THE SOUTH KOREAN government on Tuesday announced an apparent diplomatic breakthrough with North Korea: agreement by the government of Kim Jong Un to discuss dismantlement of its nuclear program with the United States, and to suspend further warhead and missile tests while talks continue. If confirmed by the Pyongyang regime, the shift of position would mark a success for the Trump administration’s policy of applying “maximum pressure” to North Korea and open the possibility of a needed reduction of tensions on the Korean Peninsula. The question is whether President Trump is prepared to capitalize on the opportunity.
Mr. Trump greeted the South Korean announcement appropriately: positively, but with caution. He spoke of “possible progress” while saying the United States “is ready to go hard in either direction.” The surprising announcement by the dovish South Korean government of Moon Jae-in still must be vetted; the Kim regime has not publicly confirmed what would be a reversal of its refusal to discuss its nuclear program, a position it reiterated as recently as last Saturday.
If North Korea is indeed ready to talk, most likely its aims are short-term and tactical: to win an easing of international sanctions and renewed economic concessions from South Korea, or to drive a wedge between the allies. In past rounds of negotiations, beginning in 2005, Pyongyang promised steps toward denuclearization, then reneged once it had obtained economic relief. Remarkably, Mr. Kim reportedly accepted in talks with a South Korean delegation over the weekend that upcoming U.S.-South Korean military exercises would go forward. But most analysts believe the regime’s ultimate aim is to force a U.S. withdrawal from South Korea.
The reported offer nevertheless provides an opening that Mr. Trump should seek to exploit. It indicates that the tough new sanctions the administration succeeded in pushing through the U.N. Security Council, and that it applied on its own, have put real pressure on the regime. Even if talks led only to a sustained suspension of what has been an unprecedented sequence of North Korean nuclear and missile tests — which have brought the regime to the brink of deploying a nuclear-tipped intercontinental ballistic missile capable of striking the United States — that would be progress. For the United States, the challenge would be achieving that more stable status quo without prematurely relieving pressure on the regime.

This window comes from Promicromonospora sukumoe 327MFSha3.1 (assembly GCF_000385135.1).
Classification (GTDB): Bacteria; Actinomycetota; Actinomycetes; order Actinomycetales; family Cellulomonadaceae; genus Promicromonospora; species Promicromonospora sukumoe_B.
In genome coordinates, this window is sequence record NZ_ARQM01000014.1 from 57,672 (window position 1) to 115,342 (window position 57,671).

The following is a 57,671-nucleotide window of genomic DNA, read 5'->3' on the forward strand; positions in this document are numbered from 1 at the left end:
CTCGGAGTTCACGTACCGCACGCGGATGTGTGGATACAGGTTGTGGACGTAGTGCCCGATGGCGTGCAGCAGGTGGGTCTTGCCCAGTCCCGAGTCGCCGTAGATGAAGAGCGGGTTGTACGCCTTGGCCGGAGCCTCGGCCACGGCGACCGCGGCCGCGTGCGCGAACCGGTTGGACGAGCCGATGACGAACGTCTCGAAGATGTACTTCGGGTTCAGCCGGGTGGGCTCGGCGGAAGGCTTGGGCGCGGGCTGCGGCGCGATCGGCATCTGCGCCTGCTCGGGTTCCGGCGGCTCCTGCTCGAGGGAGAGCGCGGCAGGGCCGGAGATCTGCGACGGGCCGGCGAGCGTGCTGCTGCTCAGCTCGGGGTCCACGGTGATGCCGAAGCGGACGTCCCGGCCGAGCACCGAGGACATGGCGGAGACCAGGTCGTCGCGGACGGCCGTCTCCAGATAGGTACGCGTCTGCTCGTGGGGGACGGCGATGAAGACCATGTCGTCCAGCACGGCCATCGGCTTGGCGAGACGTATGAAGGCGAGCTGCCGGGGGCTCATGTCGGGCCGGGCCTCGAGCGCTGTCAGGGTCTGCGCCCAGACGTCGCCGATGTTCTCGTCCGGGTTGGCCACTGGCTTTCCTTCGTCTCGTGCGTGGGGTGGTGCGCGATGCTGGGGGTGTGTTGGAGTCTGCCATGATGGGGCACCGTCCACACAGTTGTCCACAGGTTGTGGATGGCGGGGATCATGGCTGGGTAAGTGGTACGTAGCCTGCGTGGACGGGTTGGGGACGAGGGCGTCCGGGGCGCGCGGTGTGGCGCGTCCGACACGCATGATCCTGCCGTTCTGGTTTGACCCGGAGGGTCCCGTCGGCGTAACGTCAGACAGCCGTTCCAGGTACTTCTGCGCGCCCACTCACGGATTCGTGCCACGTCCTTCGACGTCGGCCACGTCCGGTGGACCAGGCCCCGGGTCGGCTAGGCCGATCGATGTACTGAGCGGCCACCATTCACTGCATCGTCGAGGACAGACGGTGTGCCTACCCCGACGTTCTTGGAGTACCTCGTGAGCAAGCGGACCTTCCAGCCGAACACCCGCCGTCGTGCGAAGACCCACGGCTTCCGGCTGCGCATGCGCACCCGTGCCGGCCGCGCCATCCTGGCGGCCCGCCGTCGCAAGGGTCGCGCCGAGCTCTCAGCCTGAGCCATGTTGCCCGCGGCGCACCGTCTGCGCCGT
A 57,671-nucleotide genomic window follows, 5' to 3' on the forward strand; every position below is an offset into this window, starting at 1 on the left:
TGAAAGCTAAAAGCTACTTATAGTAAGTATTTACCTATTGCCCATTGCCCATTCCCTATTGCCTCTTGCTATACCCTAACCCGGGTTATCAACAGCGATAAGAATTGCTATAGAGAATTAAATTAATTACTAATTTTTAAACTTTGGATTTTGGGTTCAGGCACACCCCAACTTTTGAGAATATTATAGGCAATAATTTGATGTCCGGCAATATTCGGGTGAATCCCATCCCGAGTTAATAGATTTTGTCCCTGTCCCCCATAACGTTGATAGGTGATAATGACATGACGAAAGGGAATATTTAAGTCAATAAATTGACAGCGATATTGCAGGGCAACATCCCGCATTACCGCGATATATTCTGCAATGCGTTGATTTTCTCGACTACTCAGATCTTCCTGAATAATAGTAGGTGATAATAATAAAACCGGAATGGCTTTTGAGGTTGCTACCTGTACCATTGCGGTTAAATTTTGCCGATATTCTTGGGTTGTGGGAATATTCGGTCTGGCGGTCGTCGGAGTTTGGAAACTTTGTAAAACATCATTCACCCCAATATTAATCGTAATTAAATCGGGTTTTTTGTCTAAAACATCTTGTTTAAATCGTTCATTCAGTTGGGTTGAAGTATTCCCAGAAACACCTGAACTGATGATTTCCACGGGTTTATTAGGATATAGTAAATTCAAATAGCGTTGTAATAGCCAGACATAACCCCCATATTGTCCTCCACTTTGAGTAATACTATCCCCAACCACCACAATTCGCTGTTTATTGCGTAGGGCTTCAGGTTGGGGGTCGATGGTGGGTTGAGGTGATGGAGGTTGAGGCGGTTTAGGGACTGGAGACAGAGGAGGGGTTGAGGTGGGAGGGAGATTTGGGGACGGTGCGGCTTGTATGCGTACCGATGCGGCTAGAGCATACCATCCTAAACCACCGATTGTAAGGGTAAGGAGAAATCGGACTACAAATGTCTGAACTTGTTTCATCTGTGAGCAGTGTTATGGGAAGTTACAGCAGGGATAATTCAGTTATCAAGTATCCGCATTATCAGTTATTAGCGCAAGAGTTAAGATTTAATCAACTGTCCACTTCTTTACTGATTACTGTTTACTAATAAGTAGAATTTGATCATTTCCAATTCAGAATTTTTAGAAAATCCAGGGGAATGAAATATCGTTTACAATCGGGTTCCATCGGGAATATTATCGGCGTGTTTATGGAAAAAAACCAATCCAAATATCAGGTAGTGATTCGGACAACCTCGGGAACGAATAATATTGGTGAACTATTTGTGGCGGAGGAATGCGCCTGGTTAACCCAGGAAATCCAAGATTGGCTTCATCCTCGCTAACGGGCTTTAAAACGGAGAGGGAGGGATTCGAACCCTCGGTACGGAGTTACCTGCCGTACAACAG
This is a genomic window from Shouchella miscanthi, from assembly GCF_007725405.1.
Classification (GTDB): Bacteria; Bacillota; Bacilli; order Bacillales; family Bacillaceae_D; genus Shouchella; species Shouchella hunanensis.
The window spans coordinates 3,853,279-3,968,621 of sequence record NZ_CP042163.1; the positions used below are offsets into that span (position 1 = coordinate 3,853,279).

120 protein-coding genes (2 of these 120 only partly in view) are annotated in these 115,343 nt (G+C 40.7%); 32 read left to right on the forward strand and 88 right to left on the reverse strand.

It’s not clear whether the Trump administration is ready for this diplomatic challenge. Its expectations for talks, at least as publicly expressed, are unrealistic: It’s unlikely the Kim regime will ever agree to fully denuclearize, or even to take the verifiable steps toward denuclearization that the administration has demanded. It doesn’t help that Mr. Trump does not have a Korea team in place: no ambassador to South Korea; no confirmed State Department assistant secretary in the region; no special envoy. A good first step in response to Tuesday’s developments would be for Mr. Trump to fill those jobs with seasoned experts. Then he should set them to work devising a serious and pragmatic strategy for engaging with the Kim regime — without sacrificing, for now, “maximum pressure.”
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